Student debt forgiveness causes monthly deficit to jump 562%
The Treasury Department said Friday the federal budget deficit was 562% higher on a monthly basis compared with September 2021, largely reflecting President Joe Biden's plans to forgive student debt as several years' worth of costs were compressed into one month.
Despite the monthly increase, over the fiscal year that ended last month, the federal budget deficit fell $1.4 trillion. It roughly halved in size because of the end of spending tied to coronavirus pandemic relief and higher tax revenues as more Americans found jobs.
The federal budget deficit totaled $1.38 trillion this year. That's down from $2.78 trillion in fiscal 2021. Biden intends to speak about the figures on Friday as a sign that he has been responsible with federal finances.
Still, the federal deficit jumped in the final fiscal year month of September because of the Democratic president's plans to forgive student debt as the Education Department modified the terms of its loans for college and graduate school.
Biden in August announced $10,000 in federal student debt cancellation for those with incomes below $125,000 a year, or households that make less than $250,000 a year. Those who received federal Pell Grants to attend college are eligible for an additional $10,000 in forgiveness.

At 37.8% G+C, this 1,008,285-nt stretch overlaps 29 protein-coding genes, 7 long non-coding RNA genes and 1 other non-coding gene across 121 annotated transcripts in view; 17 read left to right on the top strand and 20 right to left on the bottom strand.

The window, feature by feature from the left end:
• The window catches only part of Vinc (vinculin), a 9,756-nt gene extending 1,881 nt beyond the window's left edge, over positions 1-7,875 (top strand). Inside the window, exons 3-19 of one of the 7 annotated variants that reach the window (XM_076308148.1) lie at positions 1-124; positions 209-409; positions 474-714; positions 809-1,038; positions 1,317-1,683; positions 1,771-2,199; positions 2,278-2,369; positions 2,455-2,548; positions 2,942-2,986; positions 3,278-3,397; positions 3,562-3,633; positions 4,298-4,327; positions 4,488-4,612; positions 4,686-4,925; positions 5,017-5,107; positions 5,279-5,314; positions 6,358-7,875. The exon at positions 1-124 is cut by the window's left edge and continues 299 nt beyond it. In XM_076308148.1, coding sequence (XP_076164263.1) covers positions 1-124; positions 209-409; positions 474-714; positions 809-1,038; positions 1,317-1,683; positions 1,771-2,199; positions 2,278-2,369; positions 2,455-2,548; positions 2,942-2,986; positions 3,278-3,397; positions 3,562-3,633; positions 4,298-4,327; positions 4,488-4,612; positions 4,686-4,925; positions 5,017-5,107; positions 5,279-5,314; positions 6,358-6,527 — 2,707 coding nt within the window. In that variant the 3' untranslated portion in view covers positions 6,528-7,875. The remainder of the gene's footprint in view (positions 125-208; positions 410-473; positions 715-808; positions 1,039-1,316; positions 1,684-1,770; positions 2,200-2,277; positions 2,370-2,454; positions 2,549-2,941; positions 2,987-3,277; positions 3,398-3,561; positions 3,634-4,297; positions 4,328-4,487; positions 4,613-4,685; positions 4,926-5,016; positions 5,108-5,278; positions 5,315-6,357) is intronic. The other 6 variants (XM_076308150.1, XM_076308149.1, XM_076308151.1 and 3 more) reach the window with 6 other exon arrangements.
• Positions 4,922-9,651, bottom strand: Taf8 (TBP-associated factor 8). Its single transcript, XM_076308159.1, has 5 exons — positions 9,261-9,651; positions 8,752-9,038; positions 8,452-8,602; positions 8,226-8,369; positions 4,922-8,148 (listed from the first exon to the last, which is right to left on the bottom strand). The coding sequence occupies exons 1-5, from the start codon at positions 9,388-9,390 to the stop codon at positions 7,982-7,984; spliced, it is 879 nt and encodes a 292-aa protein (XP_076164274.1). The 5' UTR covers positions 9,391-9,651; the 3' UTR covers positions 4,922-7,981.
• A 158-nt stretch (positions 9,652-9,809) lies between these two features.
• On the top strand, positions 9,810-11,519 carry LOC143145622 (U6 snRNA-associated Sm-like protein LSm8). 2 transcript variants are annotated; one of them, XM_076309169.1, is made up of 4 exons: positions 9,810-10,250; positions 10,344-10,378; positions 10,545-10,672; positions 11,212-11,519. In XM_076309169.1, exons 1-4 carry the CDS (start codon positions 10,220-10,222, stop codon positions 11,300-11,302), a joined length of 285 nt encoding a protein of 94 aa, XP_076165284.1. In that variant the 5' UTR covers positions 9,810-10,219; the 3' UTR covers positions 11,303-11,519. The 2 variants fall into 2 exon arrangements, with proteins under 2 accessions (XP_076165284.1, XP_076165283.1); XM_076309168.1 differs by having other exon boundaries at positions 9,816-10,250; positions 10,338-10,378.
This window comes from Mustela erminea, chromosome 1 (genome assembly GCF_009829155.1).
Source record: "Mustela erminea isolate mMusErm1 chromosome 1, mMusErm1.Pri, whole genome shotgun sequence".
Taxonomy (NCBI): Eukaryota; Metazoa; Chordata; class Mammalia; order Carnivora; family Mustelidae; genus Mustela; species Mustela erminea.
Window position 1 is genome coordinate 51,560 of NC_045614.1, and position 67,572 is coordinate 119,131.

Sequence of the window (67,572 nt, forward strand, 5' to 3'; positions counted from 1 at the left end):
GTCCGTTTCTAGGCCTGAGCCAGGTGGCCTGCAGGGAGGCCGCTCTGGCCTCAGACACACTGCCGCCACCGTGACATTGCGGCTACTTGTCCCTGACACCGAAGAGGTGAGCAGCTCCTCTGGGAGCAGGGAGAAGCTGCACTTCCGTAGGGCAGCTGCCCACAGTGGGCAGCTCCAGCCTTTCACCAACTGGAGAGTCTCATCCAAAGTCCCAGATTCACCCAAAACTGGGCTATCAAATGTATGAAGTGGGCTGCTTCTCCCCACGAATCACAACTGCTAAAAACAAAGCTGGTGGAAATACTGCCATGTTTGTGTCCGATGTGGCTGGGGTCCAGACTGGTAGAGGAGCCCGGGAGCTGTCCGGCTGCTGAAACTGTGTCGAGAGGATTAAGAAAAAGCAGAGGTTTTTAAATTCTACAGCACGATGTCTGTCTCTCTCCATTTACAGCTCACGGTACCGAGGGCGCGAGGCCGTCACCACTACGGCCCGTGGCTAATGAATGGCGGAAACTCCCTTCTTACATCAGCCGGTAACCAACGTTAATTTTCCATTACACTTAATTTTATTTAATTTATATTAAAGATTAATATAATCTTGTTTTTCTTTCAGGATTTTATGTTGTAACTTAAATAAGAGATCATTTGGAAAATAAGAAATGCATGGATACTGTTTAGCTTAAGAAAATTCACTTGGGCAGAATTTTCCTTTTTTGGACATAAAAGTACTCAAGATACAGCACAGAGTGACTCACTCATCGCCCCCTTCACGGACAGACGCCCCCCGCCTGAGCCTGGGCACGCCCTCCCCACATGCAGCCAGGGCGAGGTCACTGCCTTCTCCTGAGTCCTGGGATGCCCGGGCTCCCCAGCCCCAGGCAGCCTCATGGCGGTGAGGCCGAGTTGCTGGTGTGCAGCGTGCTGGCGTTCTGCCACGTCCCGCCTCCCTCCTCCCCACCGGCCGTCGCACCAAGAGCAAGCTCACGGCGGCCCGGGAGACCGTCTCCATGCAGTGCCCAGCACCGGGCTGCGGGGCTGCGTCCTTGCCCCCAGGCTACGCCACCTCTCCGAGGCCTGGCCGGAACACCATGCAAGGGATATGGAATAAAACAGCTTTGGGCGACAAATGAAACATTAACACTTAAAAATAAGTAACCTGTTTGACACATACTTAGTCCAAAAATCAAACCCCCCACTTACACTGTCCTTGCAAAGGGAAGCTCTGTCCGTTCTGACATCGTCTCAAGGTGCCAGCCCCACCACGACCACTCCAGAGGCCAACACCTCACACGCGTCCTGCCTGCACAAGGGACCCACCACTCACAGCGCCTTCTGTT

Biden's plan makes 20 million people eligible to get their federal student debt erased entirely.
Republican lawmakers have criticized the debt forgiveness as financially irresponsible, saying it's a giveaway to borrowers who attended college that comes at the expense of blue collar workers. States and groups affiliated with Republicans have filed lawsuits to try to block the forgiveness. A federal judge on Thursday dismissed a suit from six GOP-led states, saying the states lacked legal standing, a decision that the states intend to appeal.
Federal finances improved over the past 12 months as the unemployment rate dropped to 3.5% from 4.7% in September 2021. The job gains enabled tax revenues to jump 21% from a year ago, while overall spending fell 8% as the government's coronavirus-related aid has faded.
In May, the Congressional Budget Office expected the federal deficit to fall in 2023 and then start to rise in the years ahead to $2.25 trillion a decade from now.
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